Molly Troxel, Kim Swarm, Robert Zembowicz, and Jan M. Zytkow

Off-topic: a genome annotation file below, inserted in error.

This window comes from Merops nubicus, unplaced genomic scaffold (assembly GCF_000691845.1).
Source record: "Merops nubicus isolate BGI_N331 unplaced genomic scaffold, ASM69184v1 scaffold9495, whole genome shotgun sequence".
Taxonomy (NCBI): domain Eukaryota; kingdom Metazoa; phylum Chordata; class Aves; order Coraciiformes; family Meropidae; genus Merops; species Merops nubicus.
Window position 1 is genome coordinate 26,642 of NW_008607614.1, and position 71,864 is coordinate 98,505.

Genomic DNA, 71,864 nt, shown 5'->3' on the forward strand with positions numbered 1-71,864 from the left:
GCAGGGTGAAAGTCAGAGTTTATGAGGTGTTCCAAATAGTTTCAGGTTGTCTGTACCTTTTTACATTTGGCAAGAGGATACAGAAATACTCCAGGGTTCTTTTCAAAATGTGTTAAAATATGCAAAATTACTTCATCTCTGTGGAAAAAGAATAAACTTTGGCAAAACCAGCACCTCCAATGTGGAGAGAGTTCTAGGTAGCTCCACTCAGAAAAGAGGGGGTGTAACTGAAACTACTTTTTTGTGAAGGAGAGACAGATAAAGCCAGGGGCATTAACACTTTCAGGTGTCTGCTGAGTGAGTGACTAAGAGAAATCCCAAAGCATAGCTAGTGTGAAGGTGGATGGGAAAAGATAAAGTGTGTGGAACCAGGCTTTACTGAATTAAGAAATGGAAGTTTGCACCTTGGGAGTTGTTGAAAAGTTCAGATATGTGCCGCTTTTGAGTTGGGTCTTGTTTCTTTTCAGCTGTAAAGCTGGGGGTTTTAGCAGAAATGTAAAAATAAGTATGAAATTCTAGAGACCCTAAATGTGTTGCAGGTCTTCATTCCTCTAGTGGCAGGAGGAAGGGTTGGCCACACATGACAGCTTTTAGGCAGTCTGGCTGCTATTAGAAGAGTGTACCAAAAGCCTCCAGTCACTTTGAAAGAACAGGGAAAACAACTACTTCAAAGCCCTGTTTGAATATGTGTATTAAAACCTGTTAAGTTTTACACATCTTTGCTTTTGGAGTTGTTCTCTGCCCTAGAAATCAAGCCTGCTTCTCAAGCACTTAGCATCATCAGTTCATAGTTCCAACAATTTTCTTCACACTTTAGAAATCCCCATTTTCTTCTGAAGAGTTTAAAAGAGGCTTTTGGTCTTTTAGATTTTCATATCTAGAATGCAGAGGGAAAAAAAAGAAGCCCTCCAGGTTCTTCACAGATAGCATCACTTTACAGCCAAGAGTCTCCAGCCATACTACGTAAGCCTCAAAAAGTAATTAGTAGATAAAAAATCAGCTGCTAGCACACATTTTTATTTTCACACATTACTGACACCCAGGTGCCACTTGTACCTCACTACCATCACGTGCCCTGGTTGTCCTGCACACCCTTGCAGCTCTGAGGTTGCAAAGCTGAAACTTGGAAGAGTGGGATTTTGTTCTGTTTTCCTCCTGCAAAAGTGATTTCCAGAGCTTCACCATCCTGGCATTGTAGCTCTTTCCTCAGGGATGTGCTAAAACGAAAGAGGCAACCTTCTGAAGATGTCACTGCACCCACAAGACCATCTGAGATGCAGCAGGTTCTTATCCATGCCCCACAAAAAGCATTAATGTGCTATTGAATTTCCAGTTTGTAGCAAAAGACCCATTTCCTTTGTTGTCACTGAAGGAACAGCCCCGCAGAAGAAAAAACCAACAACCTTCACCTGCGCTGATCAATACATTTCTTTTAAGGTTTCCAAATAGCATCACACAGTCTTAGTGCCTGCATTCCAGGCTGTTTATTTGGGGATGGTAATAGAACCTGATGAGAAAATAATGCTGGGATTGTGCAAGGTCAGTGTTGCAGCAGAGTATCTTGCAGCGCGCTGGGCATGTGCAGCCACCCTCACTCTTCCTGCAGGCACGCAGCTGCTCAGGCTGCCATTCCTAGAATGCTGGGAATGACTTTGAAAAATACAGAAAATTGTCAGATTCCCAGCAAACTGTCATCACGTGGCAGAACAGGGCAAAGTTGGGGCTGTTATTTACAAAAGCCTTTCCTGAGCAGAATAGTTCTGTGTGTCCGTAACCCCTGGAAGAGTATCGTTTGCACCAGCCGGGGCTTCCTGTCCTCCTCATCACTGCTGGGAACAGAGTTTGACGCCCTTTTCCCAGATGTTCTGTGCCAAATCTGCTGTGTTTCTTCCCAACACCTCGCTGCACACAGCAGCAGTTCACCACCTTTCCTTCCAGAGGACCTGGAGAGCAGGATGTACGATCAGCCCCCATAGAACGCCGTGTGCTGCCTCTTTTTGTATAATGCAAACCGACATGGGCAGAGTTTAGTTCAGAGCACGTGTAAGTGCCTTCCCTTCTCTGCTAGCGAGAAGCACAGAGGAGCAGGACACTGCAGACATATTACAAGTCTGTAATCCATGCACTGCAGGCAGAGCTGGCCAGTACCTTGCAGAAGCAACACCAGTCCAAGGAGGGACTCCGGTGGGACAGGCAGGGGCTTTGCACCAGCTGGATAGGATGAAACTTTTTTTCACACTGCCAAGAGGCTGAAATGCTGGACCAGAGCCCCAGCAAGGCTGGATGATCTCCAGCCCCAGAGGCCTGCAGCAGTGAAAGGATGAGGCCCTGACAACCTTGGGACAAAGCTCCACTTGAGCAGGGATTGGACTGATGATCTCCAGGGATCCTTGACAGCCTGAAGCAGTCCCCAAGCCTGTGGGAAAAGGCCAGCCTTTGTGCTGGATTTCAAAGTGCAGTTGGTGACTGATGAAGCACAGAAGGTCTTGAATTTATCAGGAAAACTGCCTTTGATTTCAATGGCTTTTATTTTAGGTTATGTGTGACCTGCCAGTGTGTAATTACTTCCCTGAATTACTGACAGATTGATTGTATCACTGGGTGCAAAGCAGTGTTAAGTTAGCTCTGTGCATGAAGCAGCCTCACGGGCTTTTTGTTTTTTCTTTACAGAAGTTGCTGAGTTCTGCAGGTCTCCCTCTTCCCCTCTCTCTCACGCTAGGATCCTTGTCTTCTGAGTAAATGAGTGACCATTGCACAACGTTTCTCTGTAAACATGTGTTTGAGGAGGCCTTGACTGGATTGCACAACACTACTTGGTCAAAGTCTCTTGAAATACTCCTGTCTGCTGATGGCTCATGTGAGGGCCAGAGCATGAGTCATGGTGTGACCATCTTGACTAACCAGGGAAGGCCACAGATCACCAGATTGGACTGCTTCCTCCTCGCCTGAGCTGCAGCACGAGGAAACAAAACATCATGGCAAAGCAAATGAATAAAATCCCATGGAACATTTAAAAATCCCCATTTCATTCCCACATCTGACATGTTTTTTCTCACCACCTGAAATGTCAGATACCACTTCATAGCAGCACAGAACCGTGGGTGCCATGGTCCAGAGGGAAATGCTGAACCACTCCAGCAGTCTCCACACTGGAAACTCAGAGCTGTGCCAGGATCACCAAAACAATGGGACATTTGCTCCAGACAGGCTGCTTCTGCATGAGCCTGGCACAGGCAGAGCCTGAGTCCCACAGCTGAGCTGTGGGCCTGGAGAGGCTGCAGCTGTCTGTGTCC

In this paper we analyze relationships between different forms of knowledge that can be discovered in the same data matrix (database): regularities, concept descriptions and conceptual clusters (hierarchies). These relationships, very important for our understanding of knowledge, have not received sufficient attention, neither in the domain of machine learning nor from the perspective of knowledge based systems. We argue for the basic role of regularities (law-like knowledge) and show how a subset of the discovered regularities, made of regularities which approximate logical equivalences, can be used to construct concept hierarchies. We show how each of those regularities leads to an element of the conceptual hierarchy and how those elements are linked to form elements of higher empirical contents. One-way implications can also contribute to the empirical contents of hierarchy elements. Next we show how to combine hierarchy elements into concept hierarchy. Different hierarchies are possible, leading to the question of choice between hierarchies, for which we provide our optimality criteria. The algorithm is illustrated by a walk-through application on the soybean database. We compare our results with results obtained earlier by the COBWEB clustering approach.